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6/59. Noninvasive diagnosis and surgical management in total anomalous pulmonary venous return draining into the coronary sinus: report of 2 cases.

    Total anomalous pulmonary venous return results from nondevelopment of the common pulmonary vein, with consequent enlargement of embryonic collaterals between the lungs and the systemic veins. In this report, two patients with this anomaly draining into the coronary sinus who presented in infancy are described. One of the patients was referred because of growth and development failure and chronic constipation, while the other had tachypnea as the presenting problem. Both were diagnosed during the echocardiographic examination. Typical echocardiographic findings were a small left atrium, a sausage-shaped dilated coronary sinus receiving the pulmonary veins in the subcostal short axis, and flying seagull configuration in the subcostal long axis views. Both had a large interatrial communication. The patients underwent corrective surgery. The aim of the presentation is to emphasize the role of segmental echocardiography in the differential diagnosis.
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7/59. Absence of the ductus venosus with direct connection between the umbilical vein and right atrium.

    Abnormalities of the ductus venosus are rare. We present the case of a dichorionic, diamniotic twin pregnancy in which complete absence of the ductus venosus, with direct communication between the umbilical vein and right atrium, was detected in one infant on antenatal ultrasonography. autopsy confirmed the aberrant course of the umbilical vein, which also had an abnormal histological structure. Associated congenital anomalies included an ostium secundum type atrial septal defect, absent inferior vena cava, single left pulmonary vein, stenosed right pulmonary artery, proliferation of the hepatic arterioles with reduction of portal venules, and a duplex ureter. The literature is reviewed and pathogenesis relevant to this case is discussed.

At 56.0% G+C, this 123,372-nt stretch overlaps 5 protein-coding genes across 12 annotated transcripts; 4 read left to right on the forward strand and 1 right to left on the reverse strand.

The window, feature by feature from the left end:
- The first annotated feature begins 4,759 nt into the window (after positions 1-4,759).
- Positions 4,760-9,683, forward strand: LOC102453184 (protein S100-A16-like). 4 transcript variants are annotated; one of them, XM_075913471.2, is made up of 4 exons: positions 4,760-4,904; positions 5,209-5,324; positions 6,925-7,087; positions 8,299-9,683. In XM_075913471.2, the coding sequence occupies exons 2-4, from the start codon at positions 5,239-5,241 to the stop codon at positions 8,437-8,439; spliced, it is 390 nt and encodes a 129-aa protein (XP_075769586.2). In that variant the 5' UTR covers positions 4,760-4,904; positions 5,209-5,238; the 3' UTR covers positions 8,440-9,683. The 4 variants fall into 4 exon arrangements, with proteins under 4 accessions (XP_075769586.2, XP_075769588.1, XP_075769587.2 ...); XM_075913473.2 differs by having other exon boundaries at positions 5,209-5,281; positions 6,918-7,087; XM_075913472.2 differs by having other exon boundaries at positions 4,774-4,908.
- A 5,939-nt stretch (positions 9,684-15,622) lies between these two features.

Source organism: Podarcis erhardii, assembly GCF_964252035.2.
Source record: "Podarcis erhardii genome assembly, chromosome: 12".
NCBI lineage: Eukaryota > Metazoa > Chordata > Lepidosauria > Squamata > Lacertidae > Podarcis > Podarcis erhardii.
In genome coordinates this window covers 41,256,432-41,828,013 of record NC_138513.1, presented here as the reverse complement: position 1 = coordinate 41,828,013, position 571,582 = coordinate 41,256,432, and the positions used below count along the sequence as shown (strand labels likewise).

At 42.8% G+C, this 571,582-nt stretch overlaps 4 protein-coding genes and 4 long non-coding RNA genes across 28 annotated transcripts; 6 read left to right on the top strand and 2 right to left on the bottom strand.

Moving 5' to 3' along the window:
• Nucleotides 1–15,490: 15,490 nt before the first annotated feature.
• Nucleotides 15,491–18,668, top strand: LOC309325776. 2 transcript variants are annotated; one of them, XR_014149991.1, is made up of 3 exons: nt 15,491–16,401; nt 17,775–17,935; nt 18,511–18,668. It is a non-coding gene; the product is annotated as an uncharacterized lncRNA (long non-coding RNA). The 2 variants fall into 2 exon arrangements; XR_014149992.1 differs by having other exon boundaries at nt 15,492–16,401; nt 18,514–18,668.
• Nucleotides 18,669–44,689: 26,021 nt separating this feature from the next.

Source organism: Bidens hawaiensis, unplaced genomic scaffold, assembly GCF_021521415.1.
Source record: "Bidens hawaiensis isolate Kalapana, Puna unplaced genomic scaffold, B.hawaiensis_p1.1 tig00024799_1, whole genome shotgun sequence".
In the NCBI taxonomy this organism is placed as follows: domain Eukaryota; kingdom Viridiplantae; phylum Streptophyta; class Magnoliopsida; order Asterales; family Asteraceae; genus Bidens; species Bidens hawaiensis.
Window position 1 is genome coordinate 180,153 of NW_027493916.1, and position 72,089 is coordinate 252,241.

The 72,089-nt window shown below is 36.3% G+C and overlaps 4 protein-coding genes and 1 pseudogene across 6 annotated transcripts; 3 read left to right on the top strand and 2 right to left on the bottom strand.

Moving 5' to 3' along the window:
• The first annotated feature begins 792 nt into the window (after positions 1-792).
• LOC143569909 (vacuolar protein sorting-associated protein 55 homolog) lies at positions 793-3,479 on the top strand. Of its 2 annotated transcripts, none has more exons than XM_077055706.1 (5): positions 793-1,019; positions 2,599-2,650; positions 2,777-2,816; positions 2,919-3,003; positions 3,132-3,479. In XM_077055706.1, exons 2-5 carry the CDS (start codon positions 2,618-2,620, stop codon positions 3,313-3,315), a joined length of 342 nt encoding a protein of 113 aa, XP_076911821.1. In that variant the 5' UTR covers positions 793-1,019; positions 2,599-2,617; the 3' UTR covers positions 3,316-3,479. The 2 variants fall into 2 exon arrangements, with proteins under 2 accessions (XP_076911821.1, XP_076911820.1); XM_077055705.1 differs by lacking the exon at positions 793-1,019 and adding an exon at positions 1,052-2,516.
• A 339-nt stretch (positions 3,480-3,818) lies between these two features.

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8/59. Aortico-left ventricular tunnel: two new cases with a long-term follow-up.

    Aortico-left ventricular tunnel is a rare congenital communication between the ascending aorta and the left ventricle. Its hemodynamic effect is severe aortic incompetence. Surgery is the only treatment and should be performed before aortic incompetence or ventricular dilation develops. Two neonates with aortico-left ventricular tunnel were operated on at our institution, with closure of the aortic end of the tunnel with a Gore-Tex patch. The 2 patients were discharged in good conditions, and at 112 and 42-month follow-up respectively they are in good health, without medication and with a normal echocardiographic pattern. Aortico-left ventricular tunnel should be treated surgically as soon as possible in order to prevent any damage to the aortic valve and the left ventricle. The operative risk is not low, but results are very encouraging.
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9/59. Telangiectatic fistula between the conal branch of the left coronary artery and the pulmonary trunk.

    A rare case of telangiectatic communication between the conal branch of the left coronary artery and the pulmonary trunk in a 50-year-old woman is reported. Unusual features included the presence of clear-cut angina on effort, unstable auscultatory findings and a RSR' pattern in lead V1, probably related to concommitant diffuse coronary atherosclerosis. Ten previously reported cases of the condition are briefly reviewed.
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10/59. Chromosome 22q11 deletion syndrome (CATCH 22): neuropsychiatric and neuropsychological aspects.

    Twenty children and young adults (age range 5 to 33 years, 12 females and eight males) with genetically confirmed 22q11 deletion syndrome (CATCH 22: Cardiac anomaly, Anomalous face, Thymus hypoplasia/aplasia, cleft palate, and Hypocalcaemia), recruited from a large ongoing study, were given comprehensive assessments with a view to determining the pattern of neuropsychiatric and neuropsychological deficits thought to be part of the syndrome in many cases. IQ ranged between 46 and 100 with a mean score of 70. Half the group had an IQ <70. In 13 individuals, attention-deficit-hyperactivity disorder (ADHD), mainly inattentive or combined type in most cases, and/or autism spectrum problems were diagnosed. Many participants, even among those who had an IQ within the normal range and had neither ADHD nor autistic spectrum problems, showed a characteristic and pronounced behavioural profile with low mental energy, initiation difficulties, deficits in sustained attention, and social interaction (often augmented by limited facial expression and communication and speech problems).